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G7 leaders agree to lend Ukraine billions backed by Russia's frozen assets. Here's how it will work

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WASHINGTON -

Leaders of the Group of Seven wealthy democracies have agreed to engineer a $50 billion loan to help Ukraine in its fight for survival. Interest earned on profits from Russia's frozen central bank assets would be used as collateral.

Details of the deal were being hashed out by G7 leaders at their summit in Italy. The money could reach Kyiv before the end of the year, according to U.S. and French officials.

President Joe Biden told reporters at a news conference Thursday that the move was part of a "historic agreement." Ukraine's president, Volodymyr Zelenskyy, said providing a loan through Russia's assets "is a vital step forward in providing sustainable support for Ukraine in winning this war."

Here's how the plan would work:

Where would the money come from?

Most of the money would be in the form of a loan mostly guaranteed by the U.S. government, backed by profits being earned on roughly $260 billion in immobilized Russian assets. The vast majority of that money is held in European Union nations.

A French official said the loan could be "topped up" with European money or contributions from other countries. The White House said Canada will loan Ukraine up to $5 billion, while European countries have expressed interest in sending as much as half of the total package. Japan has also said it intends to help fund Ukraine -- though its laws require the money to go to Ukraine's budget, not its war effort.

A U.S. official who spoke on the condition of anonymity to preview the agreement said the G7 leaders' official statement due out Friday will leave the door open to trying to confiscate the Russian assets entirely.

Why not just give Ukraine the frozen assets?

That's much harder to do.

For more than a year, officials from multiple countries have debated the legality of confiscating the money and sending it to Ukraine.

The U.S. and its allies immediately froze whatever Russian central bank assets they had access to when Moscow invaded Ukraine in 2022. That basically was money being held in banks outside Russia.

The assets are immobilized and cannot be accessed by Moscow, but they still belong to Russia.

While governments can generally freeze property or funds without difficulty, turning them into forfeited assets that can be used for the benefit of Ukraine requires an extra layer of judicial procedure, including a legal basis and adjudication in a court.

The EU instead has set aside the profits being generated by the frozen assets. That pot of money is easier to access.

Separately, the U.S. this year passed a law called the REPO Act -- short for the Rebuilding Economic Prosperity and Opportunity for Ukrainians Act -- that allows the Biden administration to seize $5 billion in Russian state assets in the U.S. and use them for the benefit of Kyiv. That arrangement is being worked out.

How could the loan be used and how soon?

It will be up to technical experts to work through the details.

Ukraine will be able to spend the money in several areas, including for military, economic and humanitarian needs and reconstruction, the U.S. official said.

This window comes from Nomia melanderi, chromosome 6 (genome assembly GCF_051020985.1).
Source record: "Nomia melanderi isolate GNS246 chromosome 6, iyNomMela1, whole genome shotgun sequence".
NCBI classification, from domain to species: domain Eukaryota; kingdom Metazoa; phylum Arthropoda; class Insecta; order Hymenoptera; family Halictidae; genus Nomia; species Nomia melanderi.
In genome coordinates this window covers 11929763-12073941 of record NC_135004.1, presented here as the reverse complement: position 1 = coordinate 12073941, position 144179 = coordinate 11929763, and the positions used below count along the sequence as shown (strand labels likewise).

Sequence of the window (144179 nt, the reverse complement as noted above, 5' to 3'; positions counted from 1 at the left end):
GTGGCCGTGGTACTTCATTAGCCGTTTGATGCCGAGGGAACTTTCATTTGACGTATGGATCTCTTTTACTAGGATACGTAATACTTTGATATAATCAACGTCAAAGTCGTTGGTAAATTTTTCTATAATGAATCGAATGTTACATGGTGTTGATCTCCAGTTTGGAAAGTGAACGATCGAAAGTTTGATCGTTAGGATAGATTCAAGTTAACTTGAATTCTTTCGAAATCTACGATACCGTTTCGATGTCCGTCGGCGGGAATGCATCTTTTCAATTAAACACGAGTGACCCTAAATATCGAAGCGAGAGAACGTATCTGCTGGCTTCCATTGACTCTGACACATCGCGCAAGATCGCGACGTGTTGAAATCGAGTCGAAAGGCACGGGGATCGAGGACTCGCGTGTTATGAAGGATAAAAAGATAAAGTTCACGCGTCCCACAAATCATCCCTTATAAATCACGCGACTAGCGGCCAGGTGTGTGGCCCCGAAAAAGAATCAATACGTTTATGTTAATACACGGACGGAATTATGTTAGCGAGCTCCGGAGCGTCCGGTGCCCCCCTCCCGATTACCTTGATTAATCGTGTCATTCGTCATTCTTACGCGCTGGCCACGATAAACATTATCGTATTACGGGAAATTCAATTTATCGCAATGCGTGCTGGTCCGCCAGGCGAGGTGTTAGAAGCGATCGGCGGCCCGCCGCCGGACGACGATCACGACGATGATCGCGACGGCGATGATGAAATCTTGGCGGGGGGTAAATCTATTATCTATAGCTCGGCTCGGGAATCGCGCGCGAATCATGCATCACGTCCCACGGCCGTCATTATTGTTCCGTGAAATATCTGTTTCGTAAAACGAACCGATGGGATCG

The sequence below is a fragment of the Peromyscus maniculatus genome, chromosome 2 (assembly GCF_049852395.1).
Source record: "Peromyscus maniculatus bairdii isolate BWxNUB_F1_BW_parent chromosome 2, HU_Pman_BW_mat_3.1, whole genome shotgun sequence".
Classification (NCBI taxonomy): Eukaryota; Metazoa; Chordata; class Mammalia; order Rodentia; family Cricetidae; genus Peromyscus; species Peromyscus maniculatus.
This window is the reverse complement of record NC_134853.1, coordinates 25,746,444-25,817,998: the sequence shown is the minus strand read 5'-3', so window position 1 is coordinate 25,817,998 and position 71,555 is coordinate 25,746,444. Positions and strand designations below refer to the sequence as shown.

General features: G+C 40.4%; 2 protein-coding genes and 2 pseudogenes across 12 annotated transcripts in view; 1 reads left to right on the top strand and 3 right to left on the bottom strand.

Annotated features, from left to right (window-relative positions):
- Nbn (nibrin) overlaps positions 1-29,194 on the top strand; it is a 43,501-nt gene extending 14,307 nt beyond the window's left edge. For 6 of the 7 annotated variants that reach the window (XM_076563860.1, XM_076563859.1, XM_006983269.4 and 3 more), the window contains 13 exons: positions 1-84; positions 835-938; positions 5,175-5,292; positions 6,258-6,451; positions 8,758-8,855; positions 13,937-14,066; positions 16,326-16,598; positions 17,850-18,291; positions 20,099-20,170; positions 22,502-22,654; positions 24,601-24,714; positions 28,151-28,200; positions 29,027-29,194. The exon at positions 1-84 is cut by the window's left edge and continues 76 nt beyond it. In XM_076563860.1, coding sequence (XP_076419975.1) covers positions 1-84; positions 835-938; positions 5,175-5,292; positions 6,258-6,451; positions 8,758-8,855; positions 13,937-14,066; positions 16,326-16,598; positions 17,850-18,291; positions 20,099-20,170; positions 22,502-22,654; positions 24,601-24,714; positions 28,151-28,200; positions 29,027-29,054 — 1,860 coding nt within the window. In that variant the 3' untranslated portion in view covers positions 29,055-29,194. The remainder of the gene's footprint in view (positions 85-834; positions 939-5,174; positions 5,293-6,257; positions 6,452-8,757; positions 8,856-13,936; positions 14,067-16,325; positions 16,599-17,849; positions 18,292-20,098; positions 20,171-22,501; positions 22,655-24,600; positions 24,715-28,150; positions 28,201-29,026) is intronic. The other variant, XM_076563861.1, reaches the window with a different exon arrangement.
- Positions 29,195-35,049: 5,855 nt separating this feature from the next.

Biden's national security adviser, Jake Sullivan, said the goal is "to provide the necessary resources to Ukraine now for its economic energy and other needs so that it's capable of having the resilience necessary to withstand Russia's continuing aggression."

Another goal is to get the money to Ukraine quickly.

The French official, who was not authorized to be publicly named according to French presidential policy, said the details could be worked out "very quickly and in any case, the $50 billion will be disbursed before the end of 2024."

Beyond the costs of the war, the needs are great.

The World Bank's latest damage assessment of Ukraine, released in February, estimates that costs for reconstruction and recovery of the nation stand at $486 billion over the next 10 years.

The move to unlock Russia's assets comes after there was a long delay in Washington by Congress in approving military aid for Ukraine.

At an Atlantic Council event previewing the G7 summit, a former U.S. ambassador to Ukraine, John Herbst, said "the fact that American funding is not quite reliable is a very important additional reason to go that route."

Who would be on the hook in the case of a default?

If Russia regained control of its frozen assets or if the immobilized funds were not generating enough interest to pay back the loan, "then the question of burden-sharing arises," according to the French official.

Max Bergmann, director of the Europe, Russia and Eurasia Program at the Center for Strategic and International Studies, said last week that there were worries among European finance ministers that their countries "will be left holding the bag if Ukraine defaults."

Some nations are critical of the plan to seize Russian assets.

Chinese Embassy spokesman Liu Pengyu told The Associated Press that the U.S. is "fueling the fight and inciting confrontation."

"We urge the U.S. to immediately stop slapping illegal unilateral sanctions and play a constructive role in ending the conflict and restoring peace."

Associated Press writers Sylvie Corbet in Paris, Darlene Superville in Fasano, Italy, and Colleen Long aboard Air Force One en route to Italy contributed to this report

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